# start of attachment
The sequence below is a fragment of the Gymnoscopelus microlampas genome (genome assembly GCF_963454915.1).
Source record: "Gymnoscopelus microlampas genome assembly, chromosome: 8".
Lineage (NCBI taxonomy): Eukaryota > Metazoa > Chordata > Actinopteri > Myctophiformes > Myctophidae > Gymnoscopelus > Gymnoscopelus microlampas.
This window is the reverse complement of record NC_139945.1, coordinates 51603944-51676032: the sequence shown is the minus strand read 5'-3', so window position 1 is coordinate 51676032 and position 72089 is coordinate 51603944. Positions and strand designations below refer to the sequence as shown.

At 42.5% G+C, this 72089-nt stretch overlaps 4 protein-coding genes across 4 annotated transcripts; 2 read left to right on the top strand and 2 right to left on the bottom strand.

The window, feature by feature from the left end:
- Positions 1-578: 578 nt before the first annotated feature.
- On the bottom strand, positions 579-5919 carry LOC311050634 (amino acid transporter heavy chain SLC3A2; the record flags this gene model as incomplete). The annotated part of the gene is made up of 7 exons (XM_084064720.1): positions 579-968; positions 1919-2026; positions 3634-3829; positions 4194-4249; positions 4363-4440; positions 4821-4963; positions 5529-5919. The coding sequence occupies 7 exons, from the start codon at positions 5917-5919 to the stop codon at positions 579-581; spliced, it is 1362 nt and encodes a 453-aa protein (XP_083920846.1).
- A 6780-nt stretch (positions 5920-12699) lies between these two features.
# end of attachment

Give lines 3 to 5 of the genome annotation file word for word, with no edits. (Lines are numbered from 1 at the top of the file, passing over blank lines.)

Lineage (NCBI taxonomy): Eukaryota > Metazoa > Chordata > Actinopteri > Myctophiformes > Myctophidae > Gymnoscopelus > Gymnoscopelus microlampas.
This window is the reverse complement of record NC_139945.1, coordinates 51603944-51676032: the sequence shown is the minus strand read 5'-3', so window position 1 is coordinate 51676032 and position 72089 is coordinate 51603944. Positions and strand designations below refer to the sequence as shown.

At 42.5% G+C, this 72089-nt stretch overlaps 4 protein-coding genes across 4 annotated transcripts; 2 read left to right on the top strand and 2 right to left on the bottom strand.